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A year after he sends his Indian friend, Little Bear, back into the magic cupboard, Omri decides to bring him back, only to find that he is close to death and in need of help. Sequel to "The Indian in the Cupboard."
From the Trade Paperback edition.
Posted May 24, 2012
Posted May 31, 2012
Posted March 9, 2012
My reviewof the return of the indian is great.the return of the indian was a delightfull book that i had to read for this thing called battle of the books. This story is a really good book for kids 8-14. It tells about how friends help friends out all the time no matter what they go thourgh. It tells about and adventure inclife and i really think some kids will enjoy this book. So.......... read this book or buy it for your kids they will love it. Written by ania
4 out of 5 people found this review helpful.Was this review helpful? Yes NoThank you for your feedback. Report this reviewThank you, this review has been flagged.
Posted February 1, 2012
Posted January 15, 2012
Posted January 6, 2000
Posted September 13, 2013
Posted August 10, 2012
I loved this book! It was a little better than the indian and the cuboard. But I loved them both and I can't wait to read the next one!
3 out of 5 people found this review helpful.Was this review helpful? Yes NoThank you for your feedback. Report this reviewThank you, this review has been flagged.
Posted May 21, 2012
Posted December 28, 2011
Posted March 16, 2010
When I reviewed The Indian in the Cupboard I gave it a good rating. There are several sequels, the first of which is The Return of the Indian, where Omri decides to bring Little Bear back for one last time. However, the Indian has been shot in a French and Algonquin raid on his Iroquois village and is dying. Omri and his friend Patrick must bring a plastic nurse figure to life in an attempt to save him. Then Little Bear demands that they bring a more modern army with deadlier weapons to life in an attempt to go back and save his village. What starts out as an attempt to help turns into a horrible nightmare.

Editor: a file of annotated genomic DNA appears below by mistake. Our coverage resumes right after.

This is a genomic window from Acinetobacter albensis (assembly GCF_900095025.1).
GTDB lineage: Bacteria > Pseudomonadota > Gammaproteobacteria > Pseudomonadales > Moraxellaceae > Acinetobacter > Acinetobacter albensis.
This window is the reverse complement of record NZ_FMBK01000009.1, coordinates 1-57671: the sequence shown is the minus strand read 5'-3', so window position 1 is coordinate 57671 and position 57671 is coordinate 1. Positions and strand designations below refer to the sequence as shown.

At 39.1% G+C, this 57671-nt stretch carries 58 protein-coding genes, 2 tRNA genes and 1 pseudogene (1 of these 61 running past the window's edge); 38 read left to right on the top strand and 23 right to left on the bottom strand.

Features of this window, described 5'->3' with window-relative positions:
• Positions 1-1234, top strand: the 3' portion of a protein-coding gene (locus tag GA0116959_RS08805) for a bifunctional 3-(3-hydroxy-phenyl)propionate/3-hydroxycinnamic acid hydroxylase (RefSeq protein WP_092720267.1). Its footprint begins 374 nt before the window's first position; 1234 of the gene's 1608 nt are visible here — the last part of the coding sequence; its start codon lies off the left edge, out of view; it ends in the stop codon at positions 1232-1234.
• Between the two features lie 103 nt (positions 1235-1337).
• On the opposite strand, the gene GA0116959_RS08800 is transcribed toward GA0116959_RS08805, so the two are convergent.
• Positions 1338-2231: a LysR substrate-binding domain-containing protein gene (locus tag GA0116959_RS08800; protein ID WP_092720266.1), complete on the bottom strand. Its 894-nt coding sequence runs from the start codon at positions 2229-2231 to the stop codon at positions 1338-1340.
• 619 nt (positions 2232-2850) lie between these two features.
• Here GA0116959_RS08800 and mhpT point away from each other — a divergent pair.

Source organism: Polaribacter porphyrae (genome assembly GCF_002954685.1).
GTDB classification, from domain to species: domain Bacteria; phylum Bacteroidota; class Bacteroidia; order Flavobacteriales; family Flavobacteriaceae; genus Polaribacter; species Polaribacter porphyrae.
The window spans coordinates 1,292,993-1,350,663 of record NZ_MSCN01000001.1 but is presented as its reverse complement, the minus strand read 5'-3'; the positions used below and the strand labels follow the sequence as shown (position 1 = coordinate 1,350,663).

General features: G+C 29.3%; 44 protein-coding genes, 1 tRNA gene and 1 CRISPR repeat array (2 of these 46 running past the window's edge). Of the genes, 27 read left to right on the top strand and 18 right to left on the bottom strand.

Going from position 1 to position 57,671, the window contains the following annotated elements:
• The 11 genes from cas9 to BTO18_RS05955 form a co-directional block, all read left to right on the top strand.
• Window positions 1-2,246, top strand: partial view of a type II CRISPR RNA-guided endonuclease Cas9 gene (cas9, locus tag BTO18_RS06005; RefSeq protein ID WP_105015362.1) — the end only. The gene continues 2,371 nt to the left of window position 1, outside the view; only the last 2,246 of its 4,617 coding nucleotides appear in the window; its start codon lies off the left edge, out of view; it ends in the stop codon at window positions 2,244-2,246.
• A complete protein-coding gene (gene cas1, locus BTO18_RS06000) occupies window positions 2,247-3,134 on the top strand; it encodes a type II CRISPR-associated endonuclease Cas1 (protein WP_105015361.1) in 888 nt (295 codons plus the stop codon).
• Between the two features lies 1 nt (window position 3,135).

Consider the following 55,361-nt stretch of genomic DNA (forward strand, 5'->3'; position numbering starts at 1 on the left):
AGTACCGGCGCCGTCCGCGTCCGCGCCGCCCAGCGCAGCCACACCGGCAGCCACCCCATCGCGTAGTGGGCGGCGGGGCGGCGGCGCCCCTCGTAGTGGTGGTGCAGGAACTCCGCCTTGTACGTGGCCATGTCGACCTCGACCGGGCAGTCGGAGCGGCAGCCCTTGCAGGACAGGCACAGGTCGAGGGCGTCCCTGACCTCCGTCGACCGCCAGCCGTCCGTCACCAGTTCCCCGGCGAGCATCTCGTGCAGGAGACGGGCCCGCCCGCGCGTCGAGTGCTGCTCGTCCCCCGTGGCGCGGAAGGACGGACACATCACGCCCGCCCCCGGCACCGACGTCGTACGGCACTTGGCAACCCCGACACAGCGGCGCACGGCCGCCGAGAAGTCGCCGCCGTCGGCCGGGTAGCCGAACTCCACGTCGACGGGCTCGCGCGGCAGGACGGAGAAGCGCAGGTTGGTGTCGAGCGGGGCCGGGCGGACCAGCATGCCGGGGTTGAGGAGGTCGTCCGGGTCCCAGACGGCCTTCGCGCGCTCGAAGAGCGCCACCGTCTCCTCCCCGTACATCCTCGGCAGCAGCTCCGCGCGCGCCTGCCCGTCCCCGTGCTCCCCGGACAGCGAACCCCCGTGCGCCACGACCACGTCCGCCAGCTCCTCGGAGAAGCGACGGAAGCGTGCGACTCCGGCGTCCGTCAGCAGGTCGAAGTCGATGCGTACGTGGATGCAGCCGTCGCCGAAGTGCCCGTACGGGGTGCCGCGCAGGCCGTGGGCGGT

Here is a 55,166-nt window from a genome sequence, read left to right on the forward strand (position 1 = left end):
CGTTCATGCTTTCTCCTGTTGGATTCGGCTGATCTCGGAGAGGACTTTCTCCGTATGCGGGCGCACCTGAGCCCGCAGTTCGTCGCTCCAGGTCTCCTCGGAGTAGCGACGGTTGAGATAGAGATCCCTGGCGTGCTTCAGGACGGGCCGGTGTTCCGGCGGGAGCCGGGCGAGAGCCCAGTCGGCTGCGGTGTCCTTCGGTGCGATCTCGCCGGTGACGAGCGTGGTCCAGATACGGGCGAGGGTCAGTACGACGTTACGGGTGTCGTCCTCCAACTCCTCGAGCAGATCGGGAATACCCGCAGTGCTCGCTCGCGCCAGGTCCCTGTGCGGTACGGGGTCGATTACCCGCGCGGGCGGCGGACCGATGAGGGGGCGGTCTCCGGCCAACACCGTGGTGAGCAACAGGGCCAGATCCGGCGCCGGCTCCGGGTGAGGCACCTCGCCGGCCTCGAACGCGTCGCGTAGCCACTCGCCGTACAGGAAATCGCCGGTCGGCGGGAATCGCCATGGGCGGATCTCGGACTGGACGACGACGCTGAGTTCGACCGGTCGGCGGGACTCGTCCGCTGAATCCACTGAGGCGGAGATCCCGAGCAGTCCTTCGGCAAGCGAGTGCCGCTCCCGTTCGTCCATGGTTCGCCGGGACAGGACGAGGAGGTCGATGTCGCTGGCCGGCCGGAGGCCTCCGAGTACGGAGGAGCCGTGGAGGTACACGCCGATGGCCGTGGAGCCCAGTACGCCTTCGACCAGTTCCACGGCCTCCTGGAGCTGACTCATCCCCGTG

3 out of 4 people found this review helpful.Was this review helpful? Yes NoThank you for your feedback. Report this reviewThank you, this review has been flagged.
Posted February 3, 2013
Posted January 28, 2013
Posted January 20, 2013
From the first page to the last, I was enthralled in this book! I remember reading the prequel "The Indian in the Cupboard" and thinking that it was a nice enough story, but it didn't leave a big impression on me. On the other hand, reading "The Return of the Indian" took Omri's amazing story to a completely different level.
There's so much adventure and excitement packed into this one book. I almost couldn't stand the suspense in certain parts!
It's the Perfect read for anyone who likes a bit of thrilling action!
2 out of 2 people found this review helpful.Was this review helpful? Yes NoThank you for your feedback. Report this reviewThank you, this review has been flagged.
Posted January 25, 2006